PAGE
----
I’m just in the door from Emerald City Comic Con. Although my feet are aching, my eyes are sore and my head feels a little too tight, I had an absolutely stupendous time. Comic Con is a lot of fun! I saw some fantastic costumes, and I took part in some really great conversations. I saw some stupendous art, and I got to meet and chat to some exceptionally talented creators. I’m tired and sore, but there is no doubt in my mind that it was worth it.
The people at ECCC are awesome. They are welcoming and friendly without having to think about it. People were walking around with weapons which were taller than themselves, but they had all been peace-bonded. Other characters were walking arm in arm with their sworn enemies. People were happy to stop and have their photos taken. ECCC has a strict anti-harassment policy, and I didn’t see anyone come close to breaking it. I myself was dressed as FemShep (from Mass Effect) and no one asked why I hadn’t dressed as ManShep. I even got a couple of compliments, which was nice.
The only hint I saw of the sexism that can all too often be found in the discussion of comics was at some of the artists’ stands. The convention floor had an area where artists could sell prints of their work, and there were some overly sexy depictions of female characters; these actually looked pretty old-fashioned and out of place next to some of the more contemporary work which surrounded them. There were a number of measures in direct opposition to this sort of thing, too – panels where the panelists talked about using monsters and robots to discuss issues of gender and sexuality, and another that talking how to create welcoming gaming spaces were among them.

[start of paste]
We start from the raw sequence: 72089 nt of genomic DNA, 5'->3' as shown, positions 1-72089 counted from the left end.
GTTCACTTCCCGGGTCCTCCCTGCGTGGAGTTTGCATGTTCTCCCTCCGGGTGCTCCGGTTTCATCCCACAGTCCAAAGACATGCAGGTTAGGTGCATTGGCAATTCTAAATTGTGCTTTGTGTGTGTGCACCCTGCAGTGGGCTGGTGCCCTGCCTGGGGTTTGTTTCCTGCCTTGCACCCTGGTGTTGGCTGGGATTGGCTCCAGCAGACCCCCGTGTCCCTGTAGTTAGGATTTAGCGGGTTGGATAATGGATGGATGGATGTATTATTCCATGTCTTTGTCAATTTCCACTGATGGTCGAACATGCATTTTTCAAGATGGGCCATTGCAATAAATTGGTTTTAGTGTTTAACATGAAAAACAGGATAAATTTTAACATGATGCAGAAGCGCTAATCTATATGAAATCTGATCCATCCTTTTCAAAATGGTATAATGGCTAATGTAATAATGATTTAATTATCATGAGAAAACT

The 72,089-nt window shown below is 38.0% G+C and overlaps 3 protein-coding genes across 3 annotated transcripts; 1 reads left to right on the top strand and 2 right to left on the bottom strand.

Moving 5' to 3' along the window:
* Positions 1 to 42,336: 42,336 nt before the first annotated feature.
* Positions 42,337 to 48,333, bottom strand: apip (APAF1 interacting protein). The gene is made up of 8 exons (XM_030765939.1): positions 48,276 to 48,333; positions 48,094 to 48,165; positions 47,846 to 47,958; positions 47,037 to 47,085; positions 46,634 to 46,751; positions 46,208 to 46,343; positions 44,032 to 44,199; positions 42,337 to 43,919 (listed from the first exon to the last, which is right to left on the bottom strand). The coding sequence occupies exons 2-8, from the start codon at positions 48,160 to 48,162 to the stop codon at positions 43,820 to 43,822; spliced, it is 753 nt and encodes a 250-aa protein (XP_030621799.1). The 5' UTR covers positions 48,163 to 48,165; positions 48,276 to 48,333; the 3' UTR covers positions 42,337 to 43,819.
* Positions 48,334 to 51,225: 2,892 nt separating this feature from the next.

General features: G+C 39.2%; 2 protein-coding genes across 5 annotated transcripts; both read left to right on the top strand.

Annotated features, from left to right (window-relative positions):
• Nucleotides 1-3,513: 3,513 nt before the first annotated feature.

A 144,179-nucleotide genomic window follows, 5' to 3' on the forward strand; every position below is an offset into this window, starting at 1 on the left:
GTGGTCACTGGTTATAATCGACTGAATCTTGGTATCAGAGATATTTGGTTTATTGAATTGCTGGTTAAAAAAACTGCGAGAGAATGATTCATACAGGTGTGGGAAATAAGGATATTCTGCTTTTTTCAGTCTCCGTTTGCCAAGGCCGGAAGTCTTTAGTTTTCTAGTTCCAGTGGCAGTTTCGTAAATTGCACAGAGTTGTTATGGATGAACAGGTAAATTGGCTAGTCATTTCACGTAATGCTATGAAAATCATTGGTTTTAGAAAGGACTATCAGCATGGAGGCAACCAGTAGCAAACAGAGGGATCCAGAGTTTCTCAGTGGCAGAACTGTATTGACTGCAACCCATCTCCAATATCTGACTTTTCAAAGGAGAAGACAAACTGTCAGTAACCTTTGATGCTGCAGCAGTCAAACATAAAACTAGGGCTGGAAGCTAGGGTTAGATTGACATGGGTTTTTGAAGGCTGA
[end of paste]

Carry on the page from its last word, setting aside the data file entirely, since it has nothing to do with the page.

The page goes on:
I attended a lot of panels, and they were also awesome. They ranged from huge halls, with thousands of people coming to see Gina Torres or Alex Kingston, to smaller rooms, with maybe a hundred people coming together to talk about personhood and the dehumanization of the Cylons in Battlestar Galactica, or the resurgence in popularity of archery in pop culture. I personally found the smaller panels more interesting – the conversations were usually led by people who were experts in the field, and after a bit of an introduction from the panelists, they opened up to questions from the floor. Our last panel was the one about personhood in BSG, and I could quite happily have invited the entire room to the pub to continue the conversation well into the night over copious pints.
I also discovered that Comic Con involves a lot of walking. It took up the entire floor-space of two large buildings, and we did several laps of each floor each day, moving from panel to panel, and browsing the merch. A lot of this walking happens at a pace that you cannot control because you’re stuck behind someone else. This is frustrating and it tires you out a lot quicker than being able to walk at your own pace. The best way to stop yourself getting grouchy is to ensure that your blood sugar up with delicious snacks.
Comic Con was a huge amount of fun. It had the friendly openness of other Cons that I’ve been to, even though it was almost overwhelmingly large. I will be going again.
…I should go.